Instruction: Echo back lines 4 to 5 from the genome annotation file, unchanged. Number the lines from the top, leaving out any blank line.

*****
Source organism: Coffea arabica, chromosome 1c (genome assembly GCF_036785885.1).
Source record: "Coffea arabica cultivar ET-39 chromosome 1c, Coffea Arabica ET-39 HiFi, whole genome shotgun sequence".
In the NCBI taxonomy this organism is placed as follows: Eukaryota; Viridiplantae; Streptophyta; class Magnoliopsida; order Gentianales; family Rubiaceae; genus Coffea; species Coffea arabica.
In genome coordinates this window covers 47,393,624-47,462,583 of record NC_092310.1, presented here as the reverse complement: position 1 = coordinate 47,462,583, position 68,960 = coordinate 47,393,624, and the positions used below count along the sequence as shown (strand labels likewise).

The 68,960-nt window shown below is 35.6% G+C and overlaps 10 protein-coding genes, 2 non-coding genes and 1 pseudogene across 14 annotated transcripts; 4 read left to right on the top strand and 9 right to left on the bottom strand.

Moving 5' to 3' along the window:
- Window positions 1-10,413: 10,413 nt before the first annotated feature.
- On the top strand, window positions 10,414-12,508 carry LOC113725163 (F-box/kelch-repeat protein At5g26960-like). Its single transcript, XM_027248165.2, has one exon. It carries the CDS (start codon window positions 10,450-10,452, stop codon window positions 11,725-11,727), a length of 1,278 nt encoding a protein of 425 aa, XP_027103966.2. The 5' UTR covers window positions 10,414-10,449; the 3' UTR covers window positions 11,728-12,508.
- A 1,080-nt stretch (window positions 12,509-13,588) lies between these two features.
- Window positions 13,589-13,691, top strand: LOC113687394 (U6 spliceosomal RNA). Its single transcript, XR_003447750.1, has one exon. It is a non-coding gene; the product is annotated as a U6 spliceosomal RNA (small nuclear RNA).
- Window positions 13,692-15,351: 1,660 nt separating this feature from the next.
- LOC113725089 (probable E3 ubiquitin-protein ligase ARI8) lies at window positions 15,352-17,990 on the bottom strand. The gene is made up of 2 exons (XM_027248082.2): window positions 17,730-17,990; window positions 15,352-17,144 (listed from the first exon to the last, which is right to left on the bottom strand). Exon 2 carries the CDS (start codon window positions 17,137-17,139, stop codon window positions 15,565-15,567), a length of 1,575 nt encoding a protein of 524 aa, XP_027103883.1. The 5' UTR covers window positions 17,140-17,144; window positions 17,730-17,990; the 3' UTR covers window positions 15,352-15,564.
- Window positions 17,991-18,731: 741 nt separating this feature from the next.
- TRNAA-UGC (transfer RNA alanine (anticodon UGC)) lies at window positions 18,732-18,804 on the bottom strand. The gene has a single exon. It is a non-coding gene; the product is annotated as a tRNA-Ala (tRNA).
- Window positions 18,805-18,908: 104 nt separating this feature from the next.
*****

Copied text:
In genome coordinates this window covers 47,393,624-47,462,583 of record NC_092310.1, presented here as the reverse complement: position 1 = coordinate 47,462,583, position 68,960 = coordinate 47,393,624, and the positions used below count along the sequence as shown (strand labels likewise).

The 68,960-nt window shown below is 35.6% G+C and overlaps 10 protein-coding genes, 2 non-coding genes and 1 pseudogene across 14 annotated transcripts; 4 read left to right on the top strand and 9 right to left on the bottom strand.